Health in Harmony

Ails well that ends well.
Ails well that ends well. // Henry Ehrenberg

In 4th grade, I fractured my right humerus in an arm-wrestling match with my elementary school crush and shortly afterward caught a terrific bout of cold. Bed-ridden, arm nestled in a cotton sling adorned with blurred orange and red Sharpie signatures, and unable to write, I lamented my fate with mournful, out-of-tune limericks.

Peering into the glass display cases in the foyer of the Harvey Cushing Medical Library, those old ditties played scratchily in my head. The posters and songbooks on display are culled from the William Helfland collection in “A Cure for What Ails You,” an exhibit devoted to music about medicine. Pieces are arranged by venue (British town halls) or subjects (children, nurses) in the quiet space near the lobby of the building. Medical students brush past, preoccupied and tight-lipped, while their depictions inside the cases are open-mouthed with song.

A series of surgical compositions is especially sharp-humored. “Oh Would I Were A Surgeon,” from the 1890s, opens with these lyrics: “You cut and saw and chisel, you cauterize and drill/ you wrench and twist and amputate, and possibly you kill!” Frankly, I think I would prefer waiting room muzak to a medical professional whistling this sort of tune. Nearby is a set of Argentine tango sheet music, with a print of doctors and nurses dancing passionately in blood-spattered white coats.

Facing each other from the opposite ends of the foyer are two cases, one dedicated to children and the other to nurses. The curator’s notes — written by librarian Toby Appel — discuss the function of medical-themed music in early education: teaching disease awareness and healthy practices. In the nurses’ case, World War I songs praise the white angels of the battlefield, with melodramatic titles like “I Don’t Want to Get Well” and a picture of a sick soldier gazing adoringly at his caretaker.

In another case, we learn that those Pepto-Bismol jingles are the bubble-gum pink progeny of other medicine campaigns. In an attempt to sell its cure-all Bromo-Seltzer, the Emerson Drug Company distributed popular sheet music with ads on the front and back. “Murphy’s Head, or After Kelly’s Party” is a particularly loud example of this marketing. On the cover is an apish gentleman, clutching his head in pain, waiting at the druggist’s. The refrain runs: “A little Bromo-Seltzer, when we get awake. This is why our heads are cool and why they never ache.” The song follows a particularly long night for Lord Murphy, who is miraculously cured by a seltzer solution. Patrons could pick up these 54-song collections at pharmarcies, or mail in Bromo-Seltzer wrappers and receive a music packet in return.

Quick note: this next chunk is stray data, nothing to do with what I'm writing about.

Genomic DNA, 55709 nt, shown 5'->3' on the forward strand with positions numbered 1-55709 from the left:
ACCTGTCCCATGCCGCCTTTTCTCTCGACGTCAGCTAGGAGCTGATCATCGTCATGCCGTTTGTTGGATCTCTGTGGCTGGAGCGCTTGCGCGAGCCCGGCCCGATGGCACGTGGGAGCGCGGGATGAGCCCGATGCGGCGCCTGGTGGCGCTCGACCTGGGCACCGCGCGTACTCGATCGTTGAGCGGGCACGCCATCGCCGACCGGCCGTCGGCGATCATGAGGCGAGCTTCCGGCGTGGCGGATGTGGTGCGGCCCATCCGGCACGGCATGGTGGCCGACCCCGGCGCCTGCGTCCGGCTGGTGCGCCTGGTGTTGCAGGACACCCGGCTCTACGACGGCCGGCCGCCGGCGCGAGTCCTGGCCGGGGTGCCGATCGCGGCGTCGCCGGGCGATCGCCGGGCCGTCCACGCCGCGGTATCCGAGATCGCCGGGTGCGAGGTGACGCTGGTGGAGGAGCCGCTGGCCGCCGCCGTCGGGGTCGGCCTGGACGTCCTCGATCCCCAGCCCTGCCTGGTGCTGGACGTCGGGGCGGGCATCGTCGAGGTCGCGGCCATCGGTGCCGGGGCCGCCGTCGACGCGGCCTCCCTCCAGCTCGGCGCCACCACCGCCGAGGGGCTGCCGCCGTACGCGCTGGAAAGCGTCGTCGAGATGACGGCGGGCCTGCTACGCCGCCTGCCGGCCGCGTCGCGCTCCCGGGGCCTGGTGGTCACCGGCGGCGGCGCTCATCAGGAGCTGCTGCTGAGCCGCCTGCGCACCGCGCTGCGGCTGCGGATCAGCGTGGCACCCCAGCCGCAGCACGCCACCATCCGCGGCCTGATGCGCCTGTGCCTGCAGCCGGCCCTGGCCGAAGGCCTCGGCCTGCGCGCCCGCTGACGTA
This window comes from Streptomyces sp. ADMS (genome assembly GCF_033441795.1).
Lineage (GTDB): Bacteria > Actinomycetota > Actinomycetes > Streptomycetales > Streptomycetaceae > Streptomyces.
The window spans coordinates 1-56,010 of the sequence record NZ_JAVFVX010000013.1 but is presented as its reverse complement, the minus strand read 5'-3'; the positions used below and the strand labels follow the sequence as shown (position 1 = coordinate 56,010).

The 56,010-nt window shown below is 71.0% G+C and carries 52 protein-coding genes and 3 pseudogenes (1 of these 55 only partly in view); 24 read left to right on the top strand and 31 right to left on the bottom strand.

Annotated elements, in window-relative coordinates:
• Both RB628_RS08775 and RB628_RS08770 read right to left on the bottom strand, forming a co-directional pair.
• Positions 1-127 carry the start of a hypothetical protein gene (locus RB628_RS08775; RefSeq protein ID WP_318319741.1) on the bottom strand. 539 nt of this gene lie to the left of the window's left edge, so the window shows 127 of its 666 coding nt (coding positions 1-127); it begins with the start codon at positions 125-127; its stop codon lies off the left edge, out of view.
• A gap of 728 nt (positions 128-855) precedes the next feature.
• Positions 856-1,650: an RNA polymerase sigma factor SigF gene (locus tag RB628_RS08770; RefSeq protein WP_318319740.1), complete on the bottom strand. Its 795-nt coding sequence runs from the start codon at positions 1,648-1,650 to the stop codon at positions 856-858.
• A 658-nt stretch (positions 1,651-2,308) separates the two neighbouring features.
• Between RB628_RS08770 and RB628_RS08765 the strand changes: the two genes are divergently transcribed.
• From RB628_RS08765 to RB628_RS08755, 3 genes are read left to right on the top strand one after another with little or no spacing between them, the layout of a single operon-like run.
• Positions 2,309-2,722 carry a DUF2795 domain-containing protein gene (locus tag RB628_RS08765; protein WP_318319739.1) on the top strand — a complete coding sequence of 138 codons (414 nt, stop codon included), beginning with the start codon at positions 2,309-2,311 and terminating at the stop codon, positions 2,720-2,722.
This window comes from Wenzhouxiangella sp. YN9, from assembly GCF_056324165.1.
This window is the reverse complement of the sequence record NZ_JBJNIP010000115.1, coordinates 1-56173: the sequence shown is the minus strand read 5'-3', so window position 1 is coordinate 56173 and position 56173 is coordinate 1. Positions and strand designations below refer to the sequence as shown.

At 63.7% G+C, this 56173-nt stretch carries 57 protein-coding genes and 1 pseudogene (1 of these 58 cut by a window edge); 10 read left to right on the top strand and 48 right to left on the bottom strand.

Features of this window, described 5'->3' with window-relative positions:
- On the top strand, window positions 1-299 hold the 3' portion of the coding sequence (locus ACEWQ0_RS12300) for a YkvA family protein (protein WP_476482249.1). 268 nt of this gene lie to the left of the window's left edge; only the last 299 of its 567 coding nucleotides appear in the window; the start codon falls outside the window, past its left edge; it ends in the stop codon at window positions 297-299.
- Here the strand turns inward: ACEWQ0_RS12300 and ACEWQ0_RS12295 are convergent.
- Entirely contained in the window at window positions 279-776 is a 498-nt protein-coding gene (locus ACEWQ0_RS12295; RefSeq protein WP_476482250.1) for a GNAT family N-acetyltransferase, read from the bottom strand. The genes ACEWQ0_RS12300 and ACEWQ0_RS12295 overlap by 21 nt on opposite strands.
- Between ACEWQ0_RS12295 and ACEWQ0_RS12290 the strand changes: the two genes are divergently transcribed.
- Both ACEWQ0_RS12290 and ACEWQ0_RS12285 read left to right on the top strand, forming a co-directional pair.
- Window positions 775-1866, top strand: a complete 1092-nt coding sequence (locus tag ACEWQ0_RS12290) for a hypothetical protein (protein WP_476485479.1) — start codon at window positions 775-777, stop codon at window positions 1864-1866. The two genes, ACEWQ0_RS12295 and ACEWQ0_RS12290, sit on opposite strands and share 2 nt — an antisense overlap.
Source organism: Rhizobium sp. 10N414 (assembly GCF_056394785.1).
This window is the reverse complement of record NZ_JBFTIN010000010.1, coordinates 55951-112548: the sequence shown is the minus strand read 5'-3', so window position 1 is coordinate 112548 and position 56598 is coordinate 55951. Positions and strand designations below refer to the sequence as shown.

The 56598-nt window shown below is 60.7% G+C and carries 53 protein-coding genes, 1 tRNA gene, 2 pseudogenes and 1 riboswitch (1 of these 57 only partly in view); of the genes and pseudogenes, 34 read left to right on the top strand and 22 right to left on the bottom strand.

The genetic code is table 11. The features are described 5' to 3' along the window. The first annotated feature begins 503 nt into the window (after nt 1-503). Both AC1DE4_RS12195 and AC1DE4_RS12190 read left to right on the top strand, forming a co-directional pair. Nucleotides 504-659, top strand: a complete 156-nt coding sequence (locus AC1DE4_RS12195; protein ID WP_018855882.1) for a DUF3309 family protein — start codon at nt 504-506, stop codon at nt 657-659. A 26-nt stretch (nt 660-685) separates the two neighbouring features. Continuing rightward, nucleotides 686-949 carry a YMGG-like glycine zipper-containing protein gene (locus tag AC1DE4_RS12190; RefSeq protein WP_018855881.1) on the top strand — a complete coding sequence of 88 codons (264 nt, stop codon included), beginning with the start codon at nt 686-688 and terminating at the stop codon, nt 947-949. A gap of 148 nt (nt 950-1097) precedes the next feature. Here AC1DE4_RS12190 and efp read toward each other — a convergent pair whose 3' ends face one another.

But perhaps the most interesting idea that occurs within this crossover of music and medicine is the metaphorical capacity of “sickness.” Hence, we find Irving Berlin diagnosing a case of rag-ititis: complaining to the doctor that “any little rag will start me doing it” and “some peculiar something sets my feet a-jumping.” By the end of the recording, the conclusion is “there is no cure” — everybody, including the doctor, is dancing. In “You’re a Sweet Little Headache,” Bing Crosby serenades his migraine mistress. The performing arts become ‘addictive’, and love can be an ‘ailment.’ In the sheet music on display, then, we find the creative ability to transform medical terminology: to move from the sterile, hygienic rooms of a clinic to the feverish, sweaty, destabilizing realm of human emotion. All of a sudden, Ke$ha’s “Your Love Is My Drug” or Lady Gaga’s pleas of “I want your disease” are framed by a robust tradition.

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